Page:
Rob


Hey Rob,

James actually did review Man Bites Dogs Here is the review:http://www.reelviews.net/movies/m/man_bites.html. I actually saw this one several years ago and I thought it was equally boring and disturbing. I may need to see it again now that I have a slightly more matured perspective.


I agree, it's somewhat of a trainwreck film for me. Hard to watch, and hard not to watch. Definitely interesting, though. It's a difficult film in the way that Henry, Portrait of a Serial Killer is a difficult film. The difference with Henry is the complete lack of irony, which makes it so much more disturbing.


Thu Mar 05, 2009 6:49 pm
Post Re: What are some of your favorite foreign films?
Another good foreign film would be Amores Perros. I assume that enough people have heard of this one to where a synopsis isn't really needed but let me know otherwise if that isn't the case.


Thu Mar 05, 2009 8:03 pm
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Posts: 1510
Post Re: What are some of your favorite foreign films?
Gonna list by directors:

Akira Kurosawa: Rashomon, Yojimbo and Ran are three of his best.

Francois Truffaut: The 400 Blows, Jules and Jim and The Last Metro.

Ingmar Bergman: Fanny And Alexander, Wild Strawberries and The Seventh Seal.

Werner Herzog: Aguirre, Fitzcarraldo, Grizzly Man and Nosferatu The Vampire. That's only a sampling, since I'm a Herzog fan.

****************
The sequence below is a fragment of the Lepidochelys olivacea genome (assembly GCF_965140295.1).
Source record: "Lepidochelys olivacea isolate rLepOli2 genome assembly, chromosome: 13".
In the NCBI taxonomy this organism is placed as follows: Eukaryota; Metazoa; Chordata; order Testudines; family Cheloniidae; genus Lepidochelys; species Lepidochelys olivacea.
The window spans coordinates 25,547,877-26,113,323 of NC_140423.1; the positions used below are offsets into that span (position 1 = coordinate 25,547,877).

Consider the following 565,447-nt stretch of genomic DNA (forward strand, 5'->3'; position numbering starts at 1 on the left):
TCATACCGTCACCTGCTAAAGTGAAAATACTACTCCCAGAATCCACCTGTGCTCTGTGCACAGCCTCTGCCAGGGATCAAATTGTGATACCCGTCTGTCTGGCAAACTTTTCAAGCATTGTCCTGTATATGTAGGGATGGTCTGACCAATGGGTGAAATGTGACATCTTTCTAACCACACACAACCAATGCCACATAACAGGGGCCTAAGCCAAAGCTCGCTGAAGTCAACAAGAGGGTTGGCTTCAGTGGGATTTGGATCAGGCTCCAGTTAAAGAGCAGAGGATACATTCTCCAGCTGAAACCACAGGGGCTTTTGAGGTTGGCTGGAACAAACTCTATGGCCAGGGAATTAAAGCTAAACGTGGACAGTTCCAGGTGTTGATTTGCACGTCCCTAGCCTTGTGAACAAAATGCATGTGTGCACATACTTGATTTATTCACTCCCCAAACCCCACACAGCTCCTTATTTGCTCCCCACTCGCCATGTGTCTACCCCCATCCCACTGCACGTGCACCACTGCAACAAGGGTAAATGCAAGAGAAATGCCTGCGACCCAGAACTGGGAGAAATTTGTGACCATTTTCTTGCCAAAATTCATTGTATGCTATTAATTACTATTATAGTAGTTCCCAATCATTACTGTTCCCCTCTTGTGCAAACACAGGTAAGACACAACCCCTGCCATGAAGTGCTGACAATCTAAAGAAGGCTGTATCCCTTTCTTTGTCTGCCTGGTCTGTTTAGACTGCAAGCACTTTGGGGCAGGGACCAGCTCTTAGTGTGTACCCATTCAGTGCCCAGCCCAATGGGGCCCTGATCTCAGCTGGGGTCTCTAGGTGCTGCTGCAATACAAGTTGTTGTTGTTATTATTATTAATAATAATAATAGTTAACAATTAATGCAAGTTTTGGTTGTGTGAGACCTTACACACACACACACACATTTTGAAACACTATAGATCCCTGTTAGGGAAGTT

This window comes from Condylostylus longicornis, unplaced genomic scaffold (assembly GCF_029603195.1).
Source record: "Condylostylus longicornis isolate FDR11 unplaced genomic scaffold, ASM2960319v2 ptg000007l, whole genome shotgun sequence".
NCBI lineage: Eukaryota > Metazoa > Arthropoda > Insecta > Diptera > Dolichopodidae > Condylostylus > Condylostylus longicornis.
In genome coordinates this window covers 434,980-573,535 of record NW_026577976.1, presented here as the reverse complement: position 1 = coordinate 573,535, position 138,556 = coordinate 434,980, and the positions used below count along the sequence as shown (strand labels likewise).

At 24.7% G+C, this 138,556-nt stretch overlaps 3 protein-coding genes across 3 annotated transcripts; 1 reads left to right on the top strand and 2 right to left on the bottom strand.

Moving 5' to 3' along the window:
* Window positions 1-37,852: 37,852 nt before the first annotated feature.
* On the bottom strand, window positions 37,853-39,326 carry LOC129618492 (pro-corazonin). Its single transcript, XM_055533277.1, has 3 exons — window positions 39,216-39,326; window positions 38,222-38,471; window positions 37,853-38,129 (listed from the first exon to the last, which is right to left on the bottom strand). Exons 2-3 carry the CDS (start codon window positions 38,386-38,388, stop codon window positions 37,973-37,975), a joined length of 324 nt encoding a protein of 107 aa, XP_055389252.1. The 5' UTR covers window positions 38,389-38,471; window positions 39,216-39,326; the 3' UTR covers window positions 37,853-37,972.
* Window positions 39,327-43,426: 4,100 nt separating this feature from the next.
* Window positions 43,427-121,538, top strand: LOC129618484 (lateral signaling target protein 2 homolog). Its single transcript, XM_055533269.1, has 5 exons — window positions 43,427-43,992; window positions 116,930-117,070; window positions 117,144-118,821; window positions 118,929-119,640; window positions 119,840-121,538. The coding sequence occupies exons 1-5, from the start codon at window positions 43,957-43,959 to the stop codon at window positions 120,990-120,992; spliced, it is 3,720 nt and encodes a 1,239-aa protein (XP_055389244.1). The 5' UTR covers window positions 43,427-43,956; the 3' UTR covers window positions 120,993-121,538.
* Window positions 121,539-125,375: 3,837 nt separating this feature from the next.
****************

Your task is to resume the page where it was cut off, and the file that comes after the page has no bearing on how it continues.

Jean Luc-Godard: Breathless deserves its classic status. Other than that, I've never been a Godard fan.

Park Chan-Wook: Oldboy, Thirst and the Vengeance films are some of the best from this South Korean master.

John Woo: Thinking specifically of his Hong Kong films here. I'd highly recommend The Killer, Hard Boiled and Bullet In The Head.

Satyajit Ray: The Apu Trilogy of course. After that, proceed as you see fit.

Pedro Almodovar: Woman On The Verge Of A Nervous Breakdown, Volver and All About My Mother.

Wim Wenders: Paris Texas is great. Aside from that I've never been too big a Wenders fan.

Jean-Pierre Jeunet: I do like A Very Long Engagement. But for the most part I give Jeunet points for making films that are recognizable as Jeunet films albeit ones I don't particularly care for.

Mira Nair: Mississippi Masala and Monsoon Wedding. The latter especially I liked way better than the overrated My Big Fat Greek Wedding.

Bernardo Bertolucci: The Conformist and Last Tango In Paris are my favorites by the Italian master.

Alejandro Gonzales Inarritu: Aside form beautiful, which I haven't seen, you can't go wrong with any of his, although I especially recommend Amores Perros.

Guillermo Del Toro: Cronos and The Devils Backbone are two of the best recent horror films and Pans Labyrinth goes without saying.